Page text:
15. What I took away form this is that you seem to have some exciting new things on the horizon, which is so cool! I can’t wait to see what you do next with writing, your talent deserves to be seen and recognized on an even larger scale!

    1. We do have some interesting things on the horizon! I may not know exactly what they are yet, but I can sense them coming ;D Thanks, Gretchen!

  16. I love those moments of clarity! I wish they happened more often!

    Even when it’s just a flash of understanding, the clarity gives us purpose and energy to move on during the tough times. It makes us grateful for what we had in the past and makes us gracious in the present.

    So glad you had that moment and I look forward to my next one! : )

    Thanks for the post.

    Melissa

    1. And boy howdy, I have a LOT of tough times. Or maybe I just *perceive* them to be tough. I’m so grateful that these moments of clarity exist because they help me take myself less seriously and recognize that life isn’t as scary as I often make it out to be.

      Thanks, Melissa!

  17. What a wonderful post, Emily! I’ve been longing for that feeling you describe. I’ve been thinking back to my studies and these feelings you so aptly describe here of things just interlacing and clicking and I’ve been totally overwhelmed with life wishing for the same without seeing the parallels.

    1. Sometimes it is so incredibly hard to see those parallels. I can personally go a long time feeling like I’m just wandering down an unlit hallway looking for a door that may or may not be there. But then, occasionally and when I most need it, someone turns on the lights.

  18. Beautiful post – I love it when life does that ~

    1. I do too! I needed the world to remind me that it is keeping it’s eye on me (in a nice, non-NSAish way.)

  19. Sounds like we are in similar mindset lately. I think that in various stages of our lives as mothers, wives, sisters, daughters, women– we assess and reassess. The roles are hard to juggle, as they require such different parts of ourselves. Mother and wife are VERY different. Sister and mother, daughter and wife, they cross and mix, but they all require different aspects of who you are. I find that at 50, I am looking back on and reassessing so many of these roles, over time. It is very humbling and at times distressing. Beautiful post, Emily.

    1. I was just reading the other day that your life when you are a parent to a young child is actually very similar to your life when your children are teens and young adults, and I couldn’t help but think of you, Dawn. There’s so much uncertainty and a lot of chaos (not to mention the fact that they can go from loving you one moment to hating you the next!) I’ve got a lot to learn, and you are a wonderful example.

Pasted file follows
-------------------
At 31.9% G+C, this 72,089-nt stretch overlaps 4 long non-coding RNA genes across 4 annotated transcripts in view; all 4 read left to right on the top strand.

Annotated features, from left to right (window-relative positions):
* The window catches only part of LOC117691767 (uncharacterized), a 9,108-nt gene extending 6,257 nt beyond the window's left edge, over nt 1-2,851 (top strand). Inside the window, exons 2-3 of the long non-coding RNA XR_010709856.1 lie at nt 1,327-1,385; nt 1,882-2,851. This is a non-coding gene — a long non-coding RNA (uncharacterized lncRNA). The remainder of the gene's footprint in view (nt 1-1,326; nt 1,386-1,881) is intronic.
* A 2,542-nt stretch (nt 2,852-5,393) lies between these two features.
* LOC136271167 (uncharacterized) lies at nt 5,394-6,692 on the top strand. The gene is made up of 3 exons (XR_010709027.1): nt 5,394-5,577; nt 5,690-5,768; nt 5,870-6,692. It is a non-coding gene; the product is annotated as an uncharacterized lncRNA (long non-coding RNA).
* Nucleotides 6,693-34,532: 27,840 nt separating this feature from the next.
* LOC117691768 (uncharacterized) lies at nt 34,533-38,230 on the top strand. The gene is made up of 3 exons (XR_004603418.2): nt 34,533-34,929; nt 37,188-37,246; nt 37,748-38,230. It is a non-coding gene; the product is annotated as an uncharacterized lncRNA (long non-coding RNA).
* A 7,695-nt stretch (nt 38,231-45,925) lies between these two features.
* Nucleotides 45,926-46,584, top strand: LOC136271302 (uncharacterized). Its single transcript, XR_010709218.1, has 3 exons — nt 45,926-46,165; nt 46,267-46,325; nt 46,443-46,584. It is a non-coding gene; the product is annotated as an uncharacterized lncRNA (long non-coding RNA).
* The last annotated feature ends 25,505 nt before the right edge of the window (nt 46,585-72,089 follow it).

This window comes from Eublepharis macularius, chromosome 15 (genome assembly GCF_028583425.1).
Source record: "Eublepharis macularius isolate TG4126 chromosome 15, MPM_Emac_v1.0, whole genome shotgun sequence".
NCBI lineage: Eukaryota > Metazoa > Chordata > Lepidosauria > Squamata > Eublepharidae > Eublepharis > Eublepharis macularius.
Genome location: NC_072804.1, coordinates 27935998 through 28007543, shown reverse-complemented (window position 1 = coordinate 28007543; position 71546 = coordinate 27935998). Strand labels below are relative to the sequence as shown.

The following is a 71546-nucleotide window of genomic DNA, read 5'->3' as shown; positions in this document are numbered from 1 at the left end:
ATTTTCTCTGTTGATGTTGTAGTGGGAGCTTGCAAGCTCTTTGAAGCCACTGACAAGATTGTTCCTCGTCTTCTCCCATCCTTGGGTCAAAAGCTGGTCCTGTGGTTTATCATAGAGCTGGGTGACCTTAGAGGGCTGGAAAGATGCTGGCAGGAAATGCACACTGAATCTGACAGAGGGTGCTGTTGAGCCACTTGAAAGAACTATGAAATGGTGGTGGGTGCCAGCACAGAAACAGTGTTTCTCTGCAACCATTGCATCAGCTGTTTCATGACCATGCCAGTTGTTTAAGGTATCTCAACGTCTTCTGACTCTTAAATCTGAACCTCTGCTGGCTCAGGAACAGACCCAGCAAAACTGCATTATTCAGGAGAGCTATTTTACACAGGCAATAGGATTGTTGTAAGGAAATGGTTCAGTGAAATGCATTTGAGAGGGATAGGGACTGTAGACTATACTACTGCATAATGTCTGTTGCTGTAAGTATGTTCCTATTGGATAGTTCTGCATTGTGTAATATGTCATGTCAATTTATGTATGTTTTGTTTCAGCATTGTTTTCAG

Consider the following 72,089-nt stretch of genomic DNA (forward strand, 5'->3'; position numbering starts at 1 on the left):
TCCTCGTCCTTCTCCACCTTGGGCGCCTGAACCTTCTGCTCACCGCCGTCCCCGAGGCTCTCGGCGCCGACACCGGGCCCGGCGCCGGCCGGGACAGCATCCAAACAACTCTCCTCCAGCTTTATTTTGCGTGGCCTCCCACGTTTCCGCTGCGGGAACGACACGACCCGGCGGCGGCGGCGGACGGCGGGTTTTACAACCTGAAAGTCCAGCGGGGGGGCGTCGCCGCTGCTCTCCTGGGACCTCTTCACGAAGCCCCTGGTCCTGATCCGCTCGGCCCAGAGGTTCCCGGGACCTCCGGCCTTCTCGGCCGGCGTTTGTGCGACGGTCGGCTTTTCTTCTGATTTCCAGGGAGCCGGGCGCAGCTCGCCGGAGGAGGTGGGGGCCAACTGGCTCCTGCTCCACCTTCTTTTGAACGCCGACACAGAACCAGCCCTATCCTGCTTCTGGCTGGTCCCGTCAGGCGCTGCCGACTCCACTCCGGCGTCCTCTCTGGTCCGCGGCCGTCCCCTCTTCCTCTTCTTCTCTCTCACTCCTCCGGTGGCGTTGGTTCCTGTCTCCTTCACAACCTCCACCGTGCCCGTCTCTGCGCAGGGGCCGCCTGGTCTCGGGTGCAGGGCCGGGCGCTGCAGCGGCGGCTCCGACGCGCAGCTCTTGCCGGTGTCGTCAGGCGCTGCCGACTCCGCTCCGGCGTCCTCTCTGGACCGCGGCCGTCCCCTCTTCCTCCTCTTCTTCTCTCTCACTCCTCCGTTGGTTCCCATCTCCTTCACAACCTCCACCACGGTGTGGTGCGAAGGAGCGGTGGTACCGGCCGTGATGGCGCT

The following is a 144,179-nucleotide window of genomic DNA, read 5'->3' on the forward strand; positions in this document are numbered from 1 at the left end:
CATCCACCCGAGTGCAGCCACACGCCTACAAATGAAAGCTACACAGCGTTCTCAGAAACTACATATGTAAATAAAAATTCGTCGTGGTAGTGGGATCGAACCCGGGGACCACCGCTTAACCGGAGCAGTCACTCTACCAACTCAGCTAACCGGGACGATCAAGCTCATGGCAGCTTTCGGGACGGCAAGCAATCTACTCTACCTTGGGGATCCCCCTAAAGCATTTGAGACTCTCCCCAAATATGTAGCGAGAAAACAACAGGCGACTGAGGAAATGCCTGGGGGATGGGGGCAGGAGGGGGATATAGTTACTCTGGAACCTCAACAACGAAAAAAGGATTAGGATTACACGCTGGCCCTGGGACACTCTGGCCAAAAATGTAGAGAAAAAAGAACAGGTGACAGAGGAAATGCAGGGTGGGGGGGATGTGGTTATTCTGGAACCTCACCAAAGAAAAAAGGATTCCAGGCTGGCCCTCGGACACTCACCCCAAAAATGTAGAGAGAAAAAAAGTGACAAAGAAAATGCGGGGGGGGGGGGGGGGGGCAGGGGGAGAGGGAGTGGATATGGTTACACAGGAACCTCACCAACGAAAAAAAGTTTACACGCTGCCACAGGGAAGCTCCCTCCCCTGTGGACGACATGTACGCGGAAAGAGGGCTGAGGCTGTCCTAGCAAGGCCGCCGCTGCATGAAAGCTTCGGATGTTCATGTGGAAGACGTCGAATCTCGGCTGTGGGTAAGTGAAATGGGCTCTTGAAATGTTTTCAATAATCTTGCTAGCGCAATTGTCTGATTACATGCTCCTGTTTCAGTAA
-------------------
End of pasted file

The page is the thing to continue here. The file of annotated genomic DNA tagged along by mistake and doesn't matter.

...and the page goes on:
1. You flatter me, darlin’… it is challenging at every single stage. The challenges might change, but they remain hard regardless. I never would argue that one is phase is harder or easier. It’s all relative! :-p

  20. Sometimes when I’m running back and forth between all the plates I have spinning in the air, like that guy on the old Ed Sullivan shows, it seems like everything is separate. They all require their own turn at a spin, independent of one another, or else they’ll crash. But you’re right – the common denominator is ME. It’s all my stuff and my job to figure out how to mesh it together.

    Without me, Ed’s got no show.

    1. I think The Beatles were likely just your opening act, Peg ;)

  21. Deanna Herrmann · · Reply

    I loved your analogies in this and how you tied it all together in the end. It was beautifully written and definitely spoke to me on many levels. You know that I’ve suddenly been spreading my wings and because of that, I’ve seen both parallels and new dreams in my mind. I also could really relate because our children are so close in age and so many times I miss my husband too. Somedays I miss the people we were, but the bond between us only grows stronger. I’m sure you know what I mean. :-)

  22. There has never been a time when my husband wasn’t my best friend. When our daughter came along, the circle simply expanded, like a rubber band, to make her a part of it and it grew a bit more with the arrival of our son. The band holds you all together; when the kids are grown and gone it springs back to snug just you and your best friend again. (Believe it, from someone who just celebrated her 50th wedding anniversary)

  23. Emily what a lovely post, and what lovely responses you have had! I love that you are so aware of all the many places where you are right now, and that you are loved in all of them. That’s what we all have to strive for.

Now you can hold the magic talking stick.